He made a concept album based on the theory that humans will one day transcend the limitations of our biological bodies. FRANK CORREA

I'm willing to bet you love a concept album, though you probably don't even realize it. I mean, who doesn't love Tommy by the Who? Or Ziggy Stardust by David Bowie, or The Wall by Pink Floyd? (Okay, to be fair, many of you frickin' hate The Wall, but you get what I'm saying.)

A local West Seattle cowboy, best known for his namesake band Brent Amaker and the Rodeo—a modern country five-piece that dresses head-to-toe in classic western garb, with Stetson hats, matching suits, and cowboy boots—well, this local cowpoke, he had a dream! He dreamed of outer space and also of the future here on Earth. He read several books by a brilliant futurist and transhumanist named Raymond Kurzweil—the director of engineering at Google and the author of books like The Age of Spiritual Machines: When Computers Exceed Human Intelligence, Transcend: Nine Steps to Living Well Forever, and The Singularity Is Near: When Humans Transcend Biology.

Amaker specifically took Kurzweil's theory of the Singularity (in a nutshell, a complex idea that, soon, human life will be irreversibly transformed and we will transcend the limitations of our biological bodies and brains, with the help of, errrr, um... let's just say, lots of computer technology and maybe a robot or two) and set about making music about it. To make this concept album, Android Amaker, he enlisted some of Seattle's most diversely talented artists. Electronic-music maestro Vox Mod did all the audio, Amaker himself (not straying far from his classic, deep Johnny Cash baritone) did the vocals, and musician/artist P Smoov (who you may remember from party-rap outfits Mad Rad and Fresh Espresso) produced the sound and a music video for the project. Amaker then planned to launch the conceptual odyssey in a one-night-only multimedia experience. For this, he enlisted fashion designer Chris Jones (who makes suits and garments for his menswear line Like a Rock Star), visual artist Frank Correa, technical adviser Matt Hickey (who writes about technology for Forbes magazine), lighting designer Josh Black, and modern-dance choreographer Molly Sides.

I met with the Android Amaker group before a recent rehearsal to try to find out more about the one-night-only show, the debut album, and the Singularity—the future moment when technology and humanity might finally merge and form new life.

Are you really futurists, then?

Brent Amaker: I am, for sure. That's what this whole project's about—bringing like-minded people together to get the idea of Singularity out there. I'm lucky I live in a world of really talented artists from lots of different disciplines. It's been amazing to collaborate with them like this on a conceptual project. I'm a big fan of conceptual artists—bands like Devo and their idea of devolution.

Chris Jones: Ooh, and I love Quadrophenia by the Who. The idea of the four personalities of Pete Townshend representing the four members of the band, and how an individual can be made up of numerous people is really interesting to me. Speaking of fours—I made four different suits for the men of Android Amaker. The designs were inspired by the music on the album, and also the films Dune and The Fifth Element.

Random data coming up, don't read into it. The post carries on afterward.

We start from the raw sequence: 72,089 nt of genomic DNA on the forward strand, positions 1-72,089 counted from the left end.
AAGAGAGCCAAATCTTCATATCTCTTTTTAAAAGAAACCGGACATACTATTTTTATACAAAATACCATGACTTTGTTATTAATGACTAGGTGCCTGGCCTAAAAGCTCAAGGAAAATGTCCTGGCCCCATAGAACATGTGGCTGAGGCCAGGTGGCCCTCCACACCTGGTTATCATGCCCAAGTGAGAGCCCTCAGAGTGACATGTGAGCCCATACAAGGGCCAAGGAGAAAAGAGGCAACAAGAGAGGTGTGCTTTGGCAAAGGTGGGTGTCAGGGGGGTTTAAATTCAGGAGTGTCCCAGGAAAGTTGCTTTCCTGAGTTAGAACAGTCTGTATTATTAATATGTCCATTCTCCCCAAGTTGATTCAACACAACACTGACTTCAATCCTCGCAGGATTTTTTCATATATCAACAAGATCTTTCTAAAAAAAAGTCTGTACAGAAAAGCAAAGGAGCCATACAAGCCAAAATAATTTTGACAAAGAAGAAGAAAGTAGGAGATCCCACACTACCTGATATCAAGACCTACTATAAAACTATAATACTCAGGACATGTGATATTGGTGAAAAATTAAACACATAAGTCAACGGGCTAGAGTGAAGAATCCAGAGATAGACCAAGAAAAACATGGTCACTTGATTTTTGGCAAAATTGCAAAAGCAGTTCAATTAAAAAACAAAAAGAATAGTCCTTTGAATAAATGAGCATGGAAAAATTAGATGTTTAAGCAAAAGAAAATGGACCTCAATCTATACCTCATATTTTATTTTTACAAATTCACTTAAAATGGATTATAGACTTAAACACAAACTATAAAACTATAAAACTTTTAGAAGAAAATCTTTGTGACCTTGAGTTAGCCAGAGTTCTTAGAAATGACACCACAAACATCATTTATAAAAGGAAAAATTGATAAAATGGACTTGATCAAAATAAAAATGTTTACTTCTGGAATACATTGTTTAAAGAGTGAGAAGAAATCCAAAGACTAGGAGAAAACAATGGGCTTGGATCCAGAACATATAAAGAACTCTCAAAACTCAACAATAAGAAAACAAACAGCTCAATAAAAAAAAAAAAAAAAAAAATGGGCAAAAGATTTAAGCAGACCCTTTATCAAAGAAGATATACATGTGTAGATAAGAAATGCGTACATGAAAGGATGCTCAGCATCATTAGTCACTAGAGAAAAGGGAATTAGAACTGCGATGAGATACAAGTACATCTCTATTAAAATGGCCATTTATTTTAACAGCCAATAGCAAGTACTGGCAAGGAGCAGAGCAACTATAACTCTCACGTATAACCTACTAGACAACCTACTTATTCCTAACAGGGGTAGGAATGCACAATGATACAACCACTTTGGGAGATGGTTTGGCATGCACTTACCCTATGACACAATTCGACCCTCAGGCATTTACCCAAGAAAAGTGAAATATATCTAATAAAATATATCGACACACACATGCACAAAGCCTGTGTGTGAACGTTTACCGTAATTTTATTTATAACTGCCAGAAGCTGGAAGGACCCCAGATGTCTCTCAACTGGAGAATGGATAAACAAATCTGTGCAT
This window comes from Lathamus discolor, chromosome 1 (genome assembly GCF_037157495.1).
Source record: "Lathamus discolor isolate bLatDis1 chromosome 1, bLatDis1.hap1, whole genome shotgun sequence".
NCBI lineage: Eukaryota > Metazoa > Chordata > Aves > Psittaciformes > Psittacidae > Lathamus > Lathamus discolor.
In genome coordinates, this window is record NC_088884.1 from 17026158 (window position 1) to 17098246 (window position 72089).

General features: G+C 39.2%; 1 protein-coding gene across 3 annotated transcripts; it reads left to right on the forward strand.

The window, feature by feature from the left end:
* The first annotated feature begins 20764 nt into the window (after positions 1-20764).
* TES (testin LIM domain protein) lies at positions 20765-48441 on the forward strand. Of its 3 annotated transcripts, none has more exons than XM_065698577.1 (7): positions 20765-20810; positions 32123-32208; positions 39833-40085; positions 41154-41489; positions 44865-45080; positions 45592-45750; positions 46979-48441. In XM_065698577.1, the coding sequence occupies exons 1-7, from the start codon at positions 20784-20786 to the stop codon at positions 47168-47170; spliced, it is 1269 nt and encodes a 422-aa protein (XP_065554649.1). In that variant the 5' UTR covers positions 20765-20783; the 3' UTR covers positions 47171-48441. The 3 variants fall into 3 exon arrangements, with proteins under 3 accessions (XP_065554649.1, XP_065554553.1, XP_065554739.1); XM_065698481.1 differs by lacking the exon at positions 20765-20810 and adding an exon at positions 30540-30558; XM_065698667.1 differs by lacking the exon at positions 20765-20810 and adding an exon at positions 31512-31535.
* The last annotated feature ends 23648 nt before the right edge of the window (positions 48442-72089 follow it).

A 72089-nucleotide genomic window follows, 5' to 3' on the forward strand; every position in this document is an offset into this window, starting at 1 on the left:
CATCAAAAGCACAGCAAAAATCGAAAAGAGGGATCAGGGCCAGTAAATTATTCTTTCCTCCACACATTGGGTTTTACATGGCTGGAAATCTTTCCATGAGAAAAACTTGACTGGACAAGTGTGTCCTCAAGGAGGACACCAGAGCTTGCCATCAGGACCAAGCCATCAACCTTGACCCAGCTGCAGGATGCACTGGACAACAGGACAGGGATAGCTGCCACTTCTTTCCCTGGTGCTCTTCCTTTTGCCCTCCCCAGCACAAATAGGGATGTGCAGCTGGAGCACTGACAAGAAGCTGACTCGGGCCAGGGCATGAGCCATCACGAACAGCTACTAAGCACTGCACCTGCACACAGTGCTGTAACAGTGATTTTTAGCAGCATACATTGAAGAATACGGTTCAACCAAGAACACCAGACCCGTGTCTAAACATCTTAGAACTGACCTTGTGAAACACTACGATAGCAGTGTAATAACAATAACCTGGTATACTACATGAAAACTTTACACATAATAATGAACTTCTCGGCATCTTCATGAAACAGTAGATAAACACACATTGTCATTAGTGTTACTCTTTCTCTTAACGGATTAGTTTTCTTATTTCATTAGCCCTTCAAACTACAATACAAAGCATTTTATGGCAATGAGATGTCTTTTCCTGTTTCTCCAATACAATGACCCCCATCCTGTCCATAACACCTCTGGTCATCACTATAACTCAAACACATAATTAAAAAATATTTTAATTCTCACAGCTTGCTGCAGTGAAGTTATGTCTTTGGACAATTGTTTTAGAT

Amaker: In Kurzweil's book Transcend, he discusses what clothing might be like in the year 2034—the idea that we'll be able to scan our bodies, and all of our clothing will be custom fit, like 3-D printed clothes.

Matt Hickey: There's a company in Japan that makes self-cleaning underwear. These already exist—you can buy them right now!

Molly Sides: I don't think clothing in the future will change the fact that we will still be human bodies—the same bones—moving underneath our individual suits of skin. The main thing that's going to change is the world is going to move at a much faster pace.

Amaker: Yet the faster we go, we will still continue to look backward to see where we've been.

Vox Mod: My role in this was to explore both the old and the possible future—to make a cross-pollinated western sci-fi sound for the record. I'm inspired by Brent's music, and he is by mine. They're very different from one another, but we do share a mutual interest in technology. There's also some retro tongue-in-cheek stuff involved, but that's part of the storytelling aspect of any good concept album. Things can't be overly abstract, or too brand new, or people have nothing to grab a hold of—nothing to relate to.

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P Smoov: When I was recording and producing the album, I worked toward healing the wounds between Vox Mod—who has a driving electronic sound—and the straight-up cowboy music that Brent Amaker does. They're definitely worlds apart and totally different, but as Android Amaker, I think they start to become equal. And Singular. recommended